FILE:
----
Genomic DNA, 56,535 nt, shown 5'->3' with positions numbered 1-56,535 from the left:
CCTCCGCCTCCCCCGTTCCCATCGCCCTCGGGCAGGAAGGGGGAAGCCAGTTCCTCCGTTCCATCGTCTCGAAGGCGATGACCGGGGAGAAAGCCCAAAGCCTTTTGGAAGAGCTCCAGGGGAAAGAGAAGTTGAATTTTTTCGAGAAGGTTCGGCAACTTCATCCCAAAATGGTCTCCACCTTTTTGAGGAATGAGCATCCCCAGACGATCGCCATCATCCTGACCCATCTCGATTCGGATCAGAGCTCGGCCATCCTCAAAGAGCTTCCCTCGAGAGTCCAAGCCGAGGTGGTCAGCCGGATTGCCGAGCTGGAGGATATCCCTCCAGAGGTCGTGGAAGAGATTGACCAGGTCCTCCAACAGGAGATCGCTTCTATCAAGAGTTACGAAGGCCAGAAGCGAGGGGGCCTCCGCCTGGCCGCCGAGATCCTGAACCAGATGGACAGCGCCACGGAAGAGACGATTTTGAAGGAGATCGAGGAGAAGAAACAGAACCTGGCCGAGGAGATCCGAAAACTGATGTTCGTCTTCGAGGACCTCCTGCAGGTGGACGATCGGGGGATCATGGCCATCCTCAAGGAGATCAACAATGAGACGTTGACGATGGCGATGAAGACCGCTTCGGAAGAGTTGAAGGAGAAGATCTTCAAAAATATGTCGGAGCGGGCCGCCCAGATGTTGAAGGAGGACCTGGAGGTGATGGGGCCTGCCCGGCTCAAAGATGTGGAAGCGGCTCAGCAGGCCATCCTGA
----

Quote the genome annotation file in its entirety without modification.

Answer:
Genomic DNA, 56,535 nt, shown 5'->3' with positions numbered 1-56,535 from the left:
CCTCCGCCTCCCCCGTTCCCATCGCCCTCGGGCAGGAAGGGGGAAGCCAGTTCCTCCGTTCCATCGTCTCGAAGGCGATGACCGGGGAGAAAGCCCAAAGCCTTTTGGAAGAGCTCCAGGGGAAAGAGAAGTTGAATTTTTTCGAGAAGGTTCGGCAACTTCATCCCAAAATGGTCTCCACCTTTTTGAGGAATGAGCATCCCCAGACGATCGCCATCATCCTGACCCATCTCGATTCGGATCAGAGCTCGGCCATCCTCAAAGAGCTTCCCTCGAGAGTCCAAGCCGAGGTGGTCAGCCGGATTGCCGAGCTGGAGGATATCCCTCCAGAGGTCGTGGAAGAGATTGACCAGGTCCTCCAACAGGAGATCGCTTCTATCAAGAGTTACGAAGGCCAGAAGCGAGGGGGCCTCCGCCTGGCCGCCGAGATCCTGAACCAGATGGACAGCGCCACGGAAGAGACGATTTTGAAGGAGATCGAGGAGAAGAAACAGAACCTGGCCGAGGAGATCCGAAAACTGATGTTCGTCTTCGAGGACCTCCTGCAGGTGGACGATCGGGGGATCATGGCCATCCTCAAGGAGATCAACAATGAGACGTTGACGATGGCGATGAAGACCGCTTCGGAAGAGTTGAAGGAGAAGATCTTCAAAAATATGTCGGAGCGGGCCGCCCAGATGTTGAAGGAGGACCTGGAGGTGATGGGGCCTGCCCGGCTCAAAGATGTGGAAGCGGCTCAGCAGGCCATCCTGA